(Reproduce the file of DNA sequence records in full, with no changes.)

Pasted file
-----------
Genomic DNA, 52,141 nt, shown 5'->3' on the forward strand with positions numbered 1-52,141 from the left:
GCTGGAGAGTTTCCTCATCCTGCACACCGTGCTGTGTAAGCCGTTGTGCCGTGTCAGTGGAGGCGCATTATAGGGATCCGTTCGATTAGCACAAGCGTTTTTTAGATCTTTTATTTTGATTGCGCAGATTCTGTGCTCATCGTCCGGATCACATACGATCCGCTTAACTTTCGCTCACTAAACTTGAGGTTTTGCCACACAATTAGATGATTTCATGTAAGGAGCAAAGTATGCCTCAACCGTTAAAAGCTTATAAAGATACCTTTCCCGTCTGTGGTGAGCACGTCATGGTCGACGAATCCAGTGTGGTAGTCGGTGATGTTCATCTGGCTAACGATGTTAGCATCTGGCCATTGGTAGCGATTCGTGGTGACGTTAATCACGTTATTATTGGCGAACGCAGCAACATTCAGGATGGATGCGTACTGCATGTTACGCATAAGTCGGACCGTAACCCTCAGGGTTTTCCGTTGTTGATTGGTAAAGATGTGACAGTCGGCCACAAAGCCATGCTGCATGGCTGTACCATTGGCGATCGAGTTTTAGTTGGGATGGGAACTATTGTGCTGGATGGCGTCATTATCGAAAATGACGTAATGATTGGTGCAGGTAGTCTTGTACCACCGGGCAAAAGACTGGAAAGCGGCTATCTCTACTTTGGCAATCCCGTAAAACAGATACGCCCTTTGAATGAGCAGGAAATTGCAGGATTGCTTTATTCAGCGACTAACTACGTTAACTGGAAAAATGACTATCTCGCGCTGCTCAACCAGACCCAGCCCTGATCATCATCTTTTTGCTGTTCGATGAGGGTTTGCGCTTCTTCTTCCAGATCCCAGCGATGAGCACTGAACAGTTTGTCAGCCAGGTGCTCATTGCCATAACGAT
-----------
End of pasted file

Genomic DNA, 52,141 nt, shown 5'->3' on the forward strand with positions numbered 1-52,141 from the left:
GCTGGAGAGTTTCCTCATCCTGCACACCGTGCTGTGTAAGCCGTTGTGCCGTGTCAGTGGAGGCGCATTATAGGGATCCGTTCGATTAGCACAAGCGTTTTTTAGATCTTTTATTTTGATTGCGCAGATTCTGTGCTCATCGTCCGGATCACATACGATCCGCTTAACTTTCGCTCACTAAACTTGAGGTTTTGCCACACAATTAGATGATTTCATGTAAGGAGCAAAGTATGCCTCAACCGTTAAAAGCTTATAAAGATACCTTTCCCGTCTGTGGTGAGCACGTCATGGTCGACGAATCCAGTGTGGTAGTCGGTGATGTTCATCTGGCTAACGATGTTAGCATCTGGCCATTGGTAGCGATTCGTGGTGACGTTAATCACGTTATTATTGGCGAACGCAGCAACATTCAGGATGGATGCGTACTGCATGTTACGCATAAGTCGGACCGTAACCCTCAGGGTTTTCCGTTGTTGATTGGTAAAGATGTGACAGTCGGCCACAAAGCCATGCTGCATGGCTGTACCATTGGCGATCGAGTTTTAGTTGGGATGGGAACTATTGTGCTGGATGGCGTCATTATCGAAAATGACGTAATGATTGGTGCAGGTAGTCTTGTACCACCGGGCAAAAGACTGGAAAGCGGCTATCTCTACTTTGGCAATCCCGTAAAACAGATACGCCCTTTGAATGAGCAGGAAATTGCAGGATTGCTTTATTCAGCGACTAACTACGTTAACTGGAAAAATGACTATCTCGCGCTGCTCAACCAGACCCAGCCCTGATCATCATCTTTTTGCTGTTCGATGAGGGTTTGCGCTTCTTCTTCCAGATCCCAGCGATGAGCACTGAACAGTTTGTCAGCCAGGTGCTCATTGCCATAACGAT